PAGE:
SAN DIEGO (AP) — The numbers sum up the frenzy that has taken over the Golden State since it became the newest in the nation to join the madness over Powerball, which saw its jackpot soar Thursday to $550 million.
California has sold $83 million worth of Powerball tickets since it started selling them in April and overall has accounted for 11 percent of the game’s sales in the country, fueling such fast-growing mega-jackpots like the latest one that has the potential to be a record-breaker.
The state expects to generate well above the originally estimated $50 million for public education, California lottery director Robert O’Neill told The Associated Press.
“One thing California has brought Powerball is sunshine and good fortune,” he said. “It has surprised us. We’re very happy.”
Californians have Nevadans to thank for some of that good fortune.
California’s biggest ticket-seller is the Primm Valley Lotto Store, which straddles the state line in tiny Nipton, a 19th century mining and ranching town on the edge of the Mojave desert whose booming lottery sales have put it on the map in modern times.
Roxie Handley figured all 80 of its residents would have a ticket in hand by Saturday. That’s if they can find the time.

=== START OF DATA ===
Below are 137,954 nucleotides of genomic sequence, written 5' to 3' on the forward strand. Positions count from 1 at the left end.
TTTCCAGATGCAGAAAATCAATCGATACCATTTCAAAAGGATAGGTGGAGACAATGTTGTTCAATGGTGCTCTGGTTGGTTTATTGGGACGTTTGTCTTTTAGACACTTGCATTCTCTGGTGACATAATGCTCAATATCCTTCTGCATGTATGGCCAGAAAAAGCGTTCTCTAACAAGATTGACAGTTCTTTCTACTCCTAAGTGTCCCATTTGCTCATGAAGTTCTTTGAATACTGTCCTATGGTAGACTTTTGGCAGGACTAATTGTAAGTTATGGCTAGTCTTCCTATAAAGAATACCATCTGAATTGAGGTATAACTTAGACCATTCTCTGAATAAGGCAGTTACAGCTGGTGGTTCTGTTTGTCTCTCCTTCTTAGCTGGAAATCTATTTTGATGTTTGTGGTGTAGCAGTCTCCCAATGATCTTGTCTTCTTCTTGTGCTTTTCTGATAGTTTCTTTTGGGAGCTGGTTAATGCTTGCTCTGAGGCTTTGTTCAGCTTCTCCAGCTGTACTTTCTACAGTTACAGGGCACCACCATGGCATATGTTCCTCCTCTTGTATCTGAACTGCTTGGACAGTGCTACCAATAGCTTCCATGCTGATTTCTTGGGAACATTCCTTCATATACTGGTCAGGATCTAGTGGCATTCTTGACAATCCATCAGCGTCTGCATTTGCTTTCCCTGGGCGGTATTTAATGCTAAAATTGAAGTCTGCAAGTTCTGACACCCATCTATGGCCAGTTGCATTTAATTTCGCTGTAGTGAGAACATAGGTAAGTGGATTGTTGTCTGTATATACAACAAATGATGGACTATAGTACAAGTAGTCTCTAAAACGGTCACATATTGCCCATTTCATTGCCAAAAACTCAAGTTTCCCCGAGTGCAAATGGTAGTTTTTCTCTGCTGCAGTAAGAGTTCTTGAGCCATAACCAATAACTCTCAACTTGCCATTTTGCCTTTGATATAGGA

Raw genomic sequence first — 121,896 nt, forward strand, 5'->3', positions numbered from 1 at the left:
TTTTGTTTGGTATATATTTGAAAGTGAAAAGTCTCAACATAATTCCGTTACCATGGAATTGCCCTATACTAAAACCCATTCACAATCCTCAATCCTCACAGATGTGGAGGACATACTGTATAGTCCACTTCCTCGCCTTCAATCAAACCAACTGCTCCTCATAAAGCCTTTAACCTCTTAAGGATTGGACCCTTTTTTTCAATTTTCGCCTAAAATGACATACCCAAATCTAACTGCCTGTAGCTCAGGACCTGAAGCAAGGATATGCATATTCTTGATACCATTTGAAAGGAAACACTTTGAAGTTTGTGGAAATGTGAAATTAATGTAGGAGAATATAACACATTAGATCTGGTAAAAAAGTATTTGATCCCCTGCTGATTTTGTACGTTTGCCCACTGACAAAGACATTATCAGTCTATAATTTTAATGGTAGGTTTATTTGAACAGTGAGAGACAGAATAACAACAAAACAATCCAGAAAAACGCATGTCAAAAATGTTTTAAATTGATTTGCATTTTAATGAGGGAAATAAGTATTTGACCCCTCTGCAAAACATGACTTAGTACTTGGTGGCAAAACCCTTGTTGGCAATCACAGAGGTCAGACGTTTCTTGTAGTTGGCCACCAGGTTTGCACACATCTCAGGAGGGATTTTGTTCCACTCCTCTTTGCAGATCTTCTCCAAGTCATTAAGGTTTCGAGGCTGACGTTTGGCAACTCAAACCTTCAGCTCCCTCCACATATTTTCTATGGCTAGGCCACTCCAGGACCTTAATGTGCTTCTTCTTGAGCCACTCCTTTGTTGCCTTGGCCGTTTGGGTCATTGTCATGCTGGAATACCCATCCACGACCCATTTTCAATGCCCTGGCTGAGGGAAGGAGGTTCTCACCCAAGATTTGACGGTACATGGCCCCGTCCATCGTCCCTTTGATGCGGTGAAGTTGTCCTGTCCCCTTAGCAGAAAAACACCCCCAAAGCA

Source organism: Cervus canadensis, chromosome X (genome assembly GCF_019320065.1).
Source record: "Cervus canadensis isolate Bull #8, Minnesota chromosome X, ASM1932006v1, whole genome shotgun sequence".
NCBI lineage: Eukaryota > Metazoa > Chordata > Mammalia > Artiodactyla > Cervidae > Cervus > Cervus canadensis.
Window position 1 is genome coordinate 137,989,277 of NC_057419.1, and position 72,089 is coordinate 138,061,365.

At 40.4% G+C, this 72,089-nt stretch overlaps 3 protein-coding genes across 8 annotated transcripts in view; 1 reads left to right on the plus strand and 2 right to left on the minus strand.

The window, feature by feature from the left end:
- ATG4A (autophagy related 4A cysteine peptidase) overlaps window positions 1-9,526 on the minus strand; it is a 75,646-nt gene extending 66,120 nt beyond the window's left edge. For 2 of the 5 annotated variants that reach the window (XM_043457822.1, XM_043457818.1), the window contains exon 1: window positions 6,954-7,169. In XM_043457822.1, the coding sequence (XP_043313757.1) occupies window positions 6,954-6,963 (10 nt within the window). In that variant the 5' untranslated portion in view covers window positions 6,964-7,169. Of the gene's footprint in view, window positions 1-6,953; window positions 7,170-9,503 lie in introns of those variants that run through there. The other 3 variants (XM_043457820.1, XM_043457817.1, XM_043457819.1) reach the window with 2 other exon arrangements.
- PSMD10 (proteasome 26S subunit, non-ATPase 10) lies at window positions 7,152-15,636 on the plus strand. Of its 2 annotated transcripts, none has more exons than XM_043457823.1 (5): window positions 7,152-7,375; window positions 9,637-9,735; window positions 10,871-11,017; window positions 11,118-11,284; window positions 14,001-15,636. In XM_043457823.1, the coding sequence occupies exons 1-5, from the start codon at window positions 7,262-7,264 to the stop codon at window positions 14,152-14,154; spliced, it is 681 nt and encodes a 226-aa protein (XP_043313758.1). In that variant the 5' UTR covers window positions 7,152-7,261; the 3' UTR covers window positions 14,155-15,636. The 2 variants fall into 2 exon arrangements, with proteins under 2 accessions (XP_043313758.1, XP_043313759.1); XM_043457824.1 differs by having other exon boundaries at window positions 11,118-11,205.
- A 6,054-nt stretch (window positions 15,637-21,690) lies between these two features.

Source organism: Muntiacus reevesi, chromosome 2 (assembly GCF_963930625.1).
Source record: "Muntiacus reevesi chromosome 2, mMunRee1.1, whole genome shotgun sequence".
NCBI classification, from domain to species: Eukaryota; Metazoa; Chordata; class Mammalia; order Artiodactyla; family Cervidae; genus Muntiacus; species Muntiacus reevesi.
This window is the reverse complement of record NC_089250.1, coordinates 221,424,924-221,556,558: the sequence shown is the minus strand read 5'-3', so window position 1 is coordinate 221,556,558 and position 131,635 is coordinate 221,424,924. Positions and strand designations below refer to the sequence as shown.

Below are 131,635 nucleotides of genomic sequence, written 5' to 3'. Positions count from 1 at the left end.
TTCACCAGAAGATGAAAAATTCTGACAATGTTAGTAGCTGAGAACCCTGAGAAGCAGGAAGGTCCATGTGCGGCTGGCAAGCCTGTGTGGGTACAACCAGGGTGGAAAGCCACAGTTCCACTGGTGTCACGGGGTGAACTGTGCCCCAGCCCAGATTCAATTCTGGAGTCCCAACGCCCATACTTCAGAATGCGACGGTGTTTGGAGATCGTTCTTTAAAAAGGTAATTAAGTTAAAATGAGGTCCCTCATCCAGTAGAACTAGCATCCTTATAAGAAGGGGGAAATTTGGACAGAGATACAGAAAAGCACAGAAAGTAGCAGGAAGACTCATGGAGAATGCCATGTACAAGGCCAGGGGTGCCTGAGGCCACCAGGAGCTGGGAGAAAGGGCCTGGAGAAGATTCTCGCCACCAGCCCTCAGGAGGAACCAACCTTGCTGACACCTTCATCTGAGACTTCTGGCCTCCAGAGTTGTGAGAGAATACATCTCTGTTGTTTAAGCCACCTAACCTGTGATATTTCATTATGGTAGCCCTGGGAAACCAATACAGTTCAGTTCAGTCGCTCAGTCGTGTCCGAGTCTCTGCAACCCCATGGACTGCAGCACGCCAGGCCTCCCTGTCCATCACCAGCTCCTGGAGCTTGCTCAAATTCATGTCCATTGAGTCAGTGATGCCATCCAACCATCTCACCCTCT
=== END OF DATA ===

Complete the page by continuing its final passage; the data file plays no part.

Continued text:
“Here in Nipton, it’s crazy,” said Handley, 59, who manages the Nipton Trading Post, which also sells Powerball tickets. “We’re stocking up on everything. Last night, I heard some people had to wait nine hours in line.”
The town is about 35 miles from Las Vegas on the main interstate from the Los Angeles area. Residents of the nation’s No. 1 gambling state do not have access to the lottery. The Nevada state constitution contains a prohibition on lotteries, which are seen as competition to the casino industry.
Norma Wagoner was among the Nevadans trying their luck. She and a group of friends pooled their money to buy 20 tickets and sent one over the state border to endure the long lines.
“Everybody has dreams,” she said. “All it takes is one ticket.”